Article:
Alertbox Reviews June & July

Finally got round to commenting on Jakob’s ‘Usability: Empiricism or Ideology’ alertbox. I do generally feel a sense of disappointment when opening Jakob’s emails. A bit like watching Top Gear on a Sunday. I look forward to it quite a bit and it takes the wind out of my sails when I discover he’s not covering a topic I’m interested in or, in the case of TG, Clarkson & Co. are looking at a Hyundai instead of a DB9. On June 27th though, Jakob’s mail was a good one.

I remember going to a UK UPA event a year or so ago where Marty Carroll, a charismatic advocate of results-led usability and Director at The Usability Company, talked passionately about having to prove measurable benefit to a business of employing user-centric development. To me this blended my academic perspective with my emerging awareness of the world of business. Until that point I’d assumed that academic usability study, in a sense the pursuit of purely empirical assessments, was not really relevant to the world of commercial web and interaction design. What Jakob describes in his alertbox is that usability is only non-scientific in the sense that it produces guidelines as opposed to exact formulae. In essence usability is still the result of empirical observation upon which conclusions are drawn. Makes for interesting reading.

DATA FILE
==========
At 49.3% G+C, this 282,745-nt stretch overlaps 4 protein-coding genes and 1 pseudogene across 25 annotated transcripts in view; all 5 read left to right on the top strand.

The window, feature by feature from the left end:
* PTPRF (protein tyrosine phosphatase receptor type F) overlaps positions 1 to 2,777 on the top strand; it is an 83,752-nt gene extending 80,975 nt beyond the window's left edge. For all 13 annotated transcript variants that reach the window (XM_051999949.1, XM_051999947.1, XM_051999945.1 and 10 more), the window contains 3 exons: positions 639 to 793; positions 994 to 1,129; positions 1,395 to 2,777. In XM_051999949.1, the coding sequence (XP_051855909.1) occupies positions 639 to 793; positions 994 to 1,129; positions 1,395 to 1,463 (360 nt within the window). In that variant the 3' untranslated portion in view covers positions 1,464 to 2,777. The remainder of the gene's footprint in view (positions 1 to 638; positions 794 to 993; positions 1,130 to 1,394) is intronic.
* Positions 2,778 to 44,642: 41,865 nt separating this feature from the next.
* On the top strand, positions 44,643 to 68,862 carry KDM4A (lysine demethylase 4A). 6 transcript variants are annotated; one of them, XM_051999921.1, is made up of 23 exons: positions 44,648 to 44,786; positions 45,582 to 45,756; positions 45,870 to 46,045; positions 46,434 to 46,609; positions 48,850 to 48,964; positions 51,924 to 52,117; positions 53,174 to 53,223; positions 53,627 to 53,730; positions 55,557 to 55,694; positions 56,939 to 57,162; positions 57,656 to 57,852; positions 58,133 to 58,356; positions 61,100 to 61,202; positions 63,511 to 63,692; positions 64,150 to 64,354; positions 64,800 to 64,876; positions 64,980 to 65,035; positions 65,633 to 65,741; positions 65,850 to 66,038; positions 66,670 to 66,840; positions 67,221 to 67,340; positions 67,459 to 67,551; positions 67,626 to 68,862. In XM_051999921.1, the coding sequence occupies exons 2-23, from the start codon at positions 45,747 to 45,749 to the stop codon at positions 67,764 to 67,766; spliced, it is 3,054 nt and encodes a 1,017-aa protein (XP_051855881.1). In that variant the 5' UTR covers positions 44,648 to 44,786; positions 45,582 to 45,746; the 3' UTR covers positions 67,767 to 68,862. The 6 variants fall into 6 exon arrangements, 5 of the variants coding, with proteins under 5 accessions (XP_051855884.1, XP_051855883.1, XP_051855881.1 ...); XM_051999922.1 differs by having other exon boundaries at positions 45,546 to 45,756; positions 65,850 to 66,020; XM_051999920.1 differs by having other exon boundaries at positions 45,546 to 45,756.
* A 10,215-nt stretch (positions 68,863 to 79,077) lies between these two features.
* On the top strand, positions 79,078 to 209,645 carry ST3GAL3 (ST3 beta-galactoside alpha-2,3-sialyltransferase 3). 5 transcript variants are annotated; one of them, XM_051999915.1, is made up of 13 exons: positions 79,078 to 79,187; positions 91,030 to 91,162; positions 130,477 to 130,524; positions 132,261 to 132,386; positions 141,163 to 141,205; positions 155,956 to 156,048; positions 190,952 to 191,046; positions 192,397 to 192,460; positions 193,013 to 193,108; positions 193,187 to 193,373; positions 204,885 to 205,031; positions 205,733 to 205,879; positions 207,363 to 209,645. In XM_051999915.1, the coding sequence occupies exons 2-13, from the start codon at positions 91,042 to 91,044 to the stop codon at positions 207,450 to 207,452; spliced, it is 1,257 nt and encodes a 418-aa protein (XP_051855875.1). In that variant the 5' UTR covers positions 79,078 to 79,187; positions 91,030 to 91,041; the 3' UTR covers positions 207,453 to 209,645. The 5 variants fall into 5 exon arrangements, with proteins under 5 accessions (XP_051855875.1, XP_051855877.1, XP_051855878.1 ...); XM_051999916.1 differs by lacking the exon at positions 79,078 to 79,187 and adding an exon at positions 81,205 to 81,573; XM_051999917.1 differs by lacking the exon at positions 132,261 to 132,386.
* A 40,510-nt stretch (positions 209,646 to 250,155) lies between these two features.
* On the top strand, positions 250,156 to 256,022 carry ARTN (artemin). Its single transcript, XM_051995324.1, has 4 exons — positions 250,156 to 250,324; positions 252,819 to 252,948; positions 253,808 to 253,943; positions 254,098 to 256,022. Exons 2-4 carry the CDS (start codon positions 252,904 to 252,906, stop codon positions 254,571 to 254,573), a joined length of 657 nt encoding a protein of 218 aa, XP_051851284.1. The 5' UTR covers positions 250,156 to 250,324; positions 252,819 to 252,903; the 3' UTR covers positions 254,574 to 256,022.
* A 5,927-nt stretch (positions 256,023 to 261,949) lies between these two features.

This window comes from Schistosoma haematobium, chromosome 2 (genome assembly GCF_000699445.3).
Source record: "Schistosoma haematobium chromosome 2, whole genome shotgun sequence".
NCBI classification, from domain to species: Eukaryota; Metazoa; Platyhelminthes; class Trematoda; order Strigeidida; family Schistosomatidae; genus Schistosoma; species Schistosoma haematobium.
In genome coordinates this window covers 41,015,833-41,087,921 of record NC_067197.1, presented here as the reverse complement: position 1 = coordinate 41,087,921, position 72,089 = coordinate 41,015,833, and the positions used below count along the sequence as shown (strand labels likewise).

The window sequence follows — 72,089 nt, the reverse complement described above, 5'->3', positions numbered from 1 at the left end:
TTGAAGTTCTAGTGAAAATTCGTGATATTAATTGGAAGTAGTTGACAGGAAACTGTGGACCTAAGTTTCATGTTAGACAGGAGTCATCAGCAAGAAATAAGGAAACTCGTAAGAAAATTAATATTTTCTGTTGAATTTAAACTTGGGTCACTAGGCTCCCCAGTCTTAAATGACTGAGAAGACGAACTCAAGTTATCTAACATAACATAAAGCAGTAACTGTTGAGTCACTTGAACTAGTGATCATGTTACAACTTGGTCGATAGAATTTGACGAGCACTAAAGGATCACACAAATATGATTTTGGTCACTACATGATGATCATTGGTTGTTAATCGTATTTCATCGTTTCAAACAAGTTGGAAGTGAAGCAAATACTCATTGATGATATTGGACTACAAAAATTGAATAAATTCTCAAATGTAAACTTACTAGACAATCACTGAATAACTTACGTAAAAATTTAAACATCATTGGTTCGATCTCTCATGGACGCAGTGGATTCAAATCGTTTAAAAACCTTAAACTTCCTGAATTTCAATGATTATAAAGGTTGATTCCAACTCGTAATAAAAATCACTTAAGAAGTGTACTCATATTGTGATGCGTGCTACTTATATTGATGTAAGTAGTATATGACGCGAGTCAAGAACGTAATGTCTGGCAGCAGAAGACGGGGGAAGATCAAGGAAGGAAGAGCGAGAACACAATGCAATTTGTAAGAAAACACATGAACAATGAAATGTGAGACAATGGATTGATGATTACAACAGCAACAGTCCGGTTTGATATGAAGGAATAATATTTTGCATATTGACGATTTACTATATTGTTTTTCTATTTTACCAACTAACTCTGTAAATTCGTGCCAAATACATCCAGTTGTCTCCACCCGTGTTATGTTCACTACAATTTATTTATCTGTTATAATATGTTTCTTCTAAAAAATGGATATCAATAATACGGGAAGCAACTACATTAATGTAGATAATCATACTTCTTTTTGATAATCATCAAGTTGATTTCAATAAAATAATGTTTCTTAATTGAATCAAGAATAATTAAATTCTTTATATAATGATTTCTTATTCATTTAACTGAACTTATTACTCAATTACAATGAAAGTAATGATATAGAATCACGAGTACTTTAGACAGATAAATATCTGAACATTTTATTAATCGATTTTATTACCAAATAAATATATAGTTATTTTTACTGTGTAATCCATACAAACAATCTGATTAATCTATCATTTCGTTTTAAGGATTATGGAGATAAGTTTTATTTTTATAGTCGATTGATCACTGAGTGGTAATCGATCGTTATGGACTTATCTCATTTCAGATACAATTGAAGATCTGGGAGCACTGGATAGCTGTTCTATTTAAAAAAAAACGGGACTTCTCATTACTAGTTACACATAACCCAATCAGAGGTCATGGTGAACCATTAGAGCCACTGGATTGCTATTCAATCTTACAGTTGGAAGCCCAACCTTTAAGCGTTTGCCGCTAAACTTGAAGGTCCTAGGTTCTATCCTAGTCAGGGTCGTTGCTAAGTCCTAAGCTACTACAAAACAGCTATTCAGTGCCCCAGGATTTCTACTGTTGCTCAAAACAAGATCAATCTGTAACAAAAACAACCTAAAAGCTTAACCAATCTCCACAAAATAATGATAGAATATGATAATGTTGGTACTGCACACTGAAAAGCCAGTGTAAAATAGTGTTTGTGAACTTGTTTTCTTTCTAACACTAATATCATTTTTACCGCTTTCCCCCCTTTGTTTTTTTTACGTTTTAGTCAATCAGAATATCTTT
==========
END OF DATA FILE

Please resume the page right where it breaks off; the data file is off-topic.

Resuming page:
His alertbox this week ('Scrolling and Scrollbars') is another common-sense statement (makes me assume he writes these pages simply to increase his hit count from Google … ) on usability, covering ground he’s covered before. The article is – amazingly for Jakob – illustrated with examples of scrollbars that work and those that didn’t. I don’t know how much he fussed over which examples to use, but the ones he’s chosen perfectly illustrate his point. There are exceptions to his guidelines (there invariably are) but as a quick reference for the interaction designer this is a good stab.

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